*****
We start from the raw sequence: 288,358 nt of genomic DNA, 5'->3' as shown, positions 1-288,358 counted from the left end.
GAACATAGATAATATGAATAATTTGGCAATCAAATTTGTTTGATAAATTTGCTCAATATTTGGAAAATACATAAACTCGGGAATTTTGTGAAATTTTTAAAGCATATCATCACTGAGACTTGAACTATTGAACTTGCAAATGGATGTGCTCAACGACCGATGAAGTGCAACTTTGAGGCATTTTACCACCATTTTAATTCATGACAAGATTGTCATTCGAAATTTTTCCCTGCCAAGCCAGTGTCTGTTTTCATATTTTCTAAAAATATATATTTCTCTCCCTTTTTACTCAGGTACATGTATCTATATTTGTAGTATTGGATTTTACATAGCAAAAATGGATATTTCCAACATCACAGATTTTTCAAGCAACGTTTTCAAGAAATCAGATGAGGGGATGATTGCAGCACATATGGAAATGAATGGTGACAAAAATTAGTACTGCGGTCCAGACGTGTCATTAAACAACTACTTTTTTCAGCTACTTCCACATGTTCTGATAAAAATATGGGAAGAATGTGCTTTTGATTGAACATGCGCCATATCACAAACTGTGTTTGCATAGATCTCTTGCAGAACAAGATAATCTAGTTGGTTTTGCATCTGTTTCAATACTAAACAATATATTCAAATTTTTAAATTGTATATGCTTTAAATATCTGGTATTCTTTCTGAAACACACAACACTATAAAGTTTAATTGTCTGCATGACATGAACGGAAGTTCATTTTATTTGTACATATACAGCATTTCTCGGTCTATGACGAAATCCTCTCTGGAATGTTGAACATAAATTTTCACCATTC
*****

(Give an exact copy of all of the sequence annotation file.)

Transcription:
We start from the raw sequence: 288,358 nt of genomic DNA, 5'->3' as shown, positions 1-288,358 counted from the left end.
GAACATAGATAATATGAATAATTTGGCAATCAAATTTGTTTGATAAATTTGCTCAATATTTGGAAAATACATAAACTCGGGAATTTTGTGAAATTTTTAAAGCATATCATCACTGAGACTTGAACTATTGAACTTGCAAATGGATGTGCTCAACGACCGATGAAGTGCAACTTTGAGGCATTTTACCACCATTTTAATTCATGACAAGATTGTCATTCGAAATTTTTCCCTGCCAAGCCAGTGTCTGTTTTCATATTTTCTAAAAATATATATTTCTCTCCCTTTTTACTCAGGTACATGTATCTATATTTGTAGTATTGGATTTTACATAGCAAAAATGGATATTTCCAACATCACAGATTTTTCAAGCAACGTTTTCAAGAAATCAGATGAGGGGATGATTGCAGCACATATGGAAATGAATGGTGACAAAAATTAGTACTGCGGTCCAGACGTGTCATTAAACAACTACTTTTTTCAGCTACTTCCACATGTTCTGATAAAAATATGGGAAGAATGTGCTTTTGATTGAACATGCGCCATATCACAAACTGTGTTTGCATAGATCTCTTGCAGAACAAGATAATCTAGTTGGTTTTGCATCTGTTTCAATACTAAACAATATATTCAAATTTTTAAATTGTATATGCTTTAAATATCTGGTATTCTTTCTGAAACACACAACACTATAAAGTTTAATTGTCTGCATGACATGAACGGAAGTTCATTTTATTTGTACATATACAGCATTTCTCGGTCTATGACGAAATCCTCTCTGGAATGTTGAACATAAATTTTCACCATTC